A man claiming to be the son of Wilson of Bonnyrigg approached Morrisson and offered to buy two cows from him. Although Morrisson did not know the man, he knew of Wilson, who was a neighbouring farmer of good financial standing. Accordingly, he let the man have the two cows on credit. In fact, the man was not the son of Wilson but a rogue called Telford. Telford sold the two cows to Robertson. When Morrisson found this out he sought to recover the cows from Robertson.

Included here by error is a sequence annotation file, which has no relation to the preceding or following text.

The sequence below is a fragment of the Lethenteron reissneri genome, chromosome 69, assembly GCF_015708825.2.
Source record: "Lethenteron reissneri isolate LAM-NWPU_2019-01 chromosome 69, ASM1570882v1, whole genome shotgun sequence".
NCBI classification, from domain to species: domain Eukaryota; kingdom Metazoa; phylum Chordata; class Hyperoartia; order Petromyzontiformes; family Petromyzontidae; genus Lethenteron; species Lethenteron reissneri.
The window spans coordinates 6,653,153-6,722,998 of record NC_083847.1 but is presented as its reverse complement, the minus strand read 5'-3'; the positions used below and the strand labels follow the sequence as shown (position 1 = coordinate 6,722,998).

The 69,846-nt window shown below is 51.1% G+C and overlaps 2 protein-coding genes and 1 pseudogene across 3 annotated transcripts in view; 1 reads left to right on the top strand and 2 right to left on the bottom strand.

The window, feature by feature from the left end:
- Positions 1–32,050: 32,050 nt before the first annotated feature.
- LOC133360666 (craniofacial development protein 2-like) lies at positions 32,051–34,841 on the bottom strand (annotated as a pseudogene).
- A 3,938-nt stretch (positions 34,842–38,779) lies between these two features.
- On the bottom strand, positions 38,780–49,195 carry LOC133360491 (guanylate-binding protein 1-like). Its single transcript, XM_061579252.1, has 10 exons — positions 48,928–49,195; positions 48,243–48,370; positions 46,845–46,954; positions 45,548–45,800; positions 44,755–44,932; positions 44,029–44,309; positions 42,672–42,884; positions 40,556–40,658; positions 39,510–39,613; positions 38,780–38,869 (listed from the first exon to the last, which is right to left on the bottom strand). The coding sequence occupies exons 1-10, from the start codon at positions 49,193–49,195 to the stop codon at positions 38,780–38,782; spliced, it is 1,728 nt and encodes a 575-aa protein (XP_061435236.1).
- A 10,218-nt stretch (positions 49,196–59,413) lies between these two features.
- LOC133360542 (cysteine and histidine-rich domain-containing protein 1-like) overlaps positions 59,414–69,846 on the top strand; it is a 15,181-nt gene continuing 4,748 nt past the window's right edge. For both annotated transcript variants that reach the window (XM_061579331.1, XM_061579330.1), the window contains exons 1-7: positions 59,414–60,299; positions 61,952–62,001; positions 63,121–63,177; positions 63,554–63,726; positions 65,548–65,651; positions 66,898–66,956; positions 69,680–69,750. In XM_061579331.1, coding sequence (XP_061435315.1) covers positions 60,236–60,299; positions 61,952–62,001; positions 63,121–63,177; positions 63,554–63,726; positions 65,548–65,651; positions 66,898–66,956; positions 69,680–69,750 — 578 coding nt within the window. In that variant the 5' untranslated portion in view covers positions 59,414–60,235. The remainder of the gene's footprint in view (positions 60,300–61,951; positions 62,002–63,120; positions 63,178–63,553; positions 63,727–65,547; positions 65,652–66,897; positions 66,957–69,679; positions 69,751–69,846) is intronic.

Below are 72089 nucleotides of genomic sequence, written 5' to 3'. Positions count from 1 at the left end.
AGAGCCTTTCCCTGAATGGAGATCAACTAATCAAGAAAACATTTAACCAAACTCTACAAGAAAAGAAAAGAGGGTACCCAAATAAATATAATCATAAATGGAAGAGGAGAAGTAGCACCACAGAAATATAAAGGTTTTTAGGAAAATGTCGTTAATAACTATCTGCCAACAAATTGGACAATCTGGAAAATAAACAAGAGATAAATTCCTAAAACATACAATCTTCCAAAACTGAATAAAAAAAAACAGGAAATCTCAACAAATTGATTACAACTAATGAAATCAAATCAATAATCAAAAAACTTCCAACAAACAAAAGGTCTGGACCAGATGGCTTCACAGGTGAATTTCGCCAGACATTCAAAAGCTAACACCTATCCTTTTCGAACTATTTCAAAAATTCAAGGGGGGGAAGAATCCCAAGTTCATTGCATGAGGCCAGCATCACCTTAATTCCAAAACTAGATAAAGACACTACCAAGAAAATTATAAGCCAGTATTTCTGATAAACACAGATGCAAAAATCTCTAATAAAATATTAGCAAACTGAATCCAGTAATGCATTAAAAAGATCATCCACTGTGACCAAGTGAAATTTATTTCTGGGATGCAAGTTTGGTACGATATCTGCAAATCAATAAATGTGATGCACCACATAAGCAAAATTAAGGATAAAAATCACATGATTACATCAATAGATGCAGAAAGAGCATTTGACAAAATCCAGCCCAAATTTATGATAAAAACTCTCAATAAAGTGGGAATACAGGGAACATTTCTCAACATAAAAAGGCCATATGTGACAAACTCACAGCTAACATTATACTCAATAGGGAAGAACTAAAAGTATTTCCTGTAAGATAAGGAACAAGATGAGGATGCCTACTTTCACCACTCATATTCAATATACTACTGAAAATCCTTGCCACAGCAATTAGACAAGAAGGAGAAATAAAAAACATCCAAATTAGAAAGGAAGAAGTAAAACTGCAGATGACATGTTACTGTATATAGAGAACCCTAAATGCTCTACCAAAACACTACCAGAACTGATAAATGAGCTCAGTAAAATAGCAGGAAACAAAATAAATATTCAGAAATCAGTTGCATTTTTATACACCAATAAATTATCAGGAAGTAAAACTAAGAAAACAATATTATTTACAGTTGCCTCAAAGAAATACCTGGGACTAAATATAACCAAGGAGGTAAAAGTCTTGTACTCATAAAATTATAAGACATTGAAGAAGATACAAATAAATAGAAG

The action was successful. It was held that there had been no contract between Morrisson and Telford. The purported transaction was a complete nullity. Accordingly, Telford had no rights which he could pass on to Robertson, so Morrisson was entitled to recover his cows.
- Cundy v Lindsay (1878) 3 App Cas 459, a similar case in English law
- Shogun Finance Ltd v Hudson, a 2003 case
- ^ Plausible rogues: contract and property, EdinLR Vol 9 (2005) pp 150-156
- ^ LAW OF CONTRACT - NOTES OF CASES
- Contract, Third Edition, Greens Concise Scots Law, Stephen Woolman & Jonathan Lake.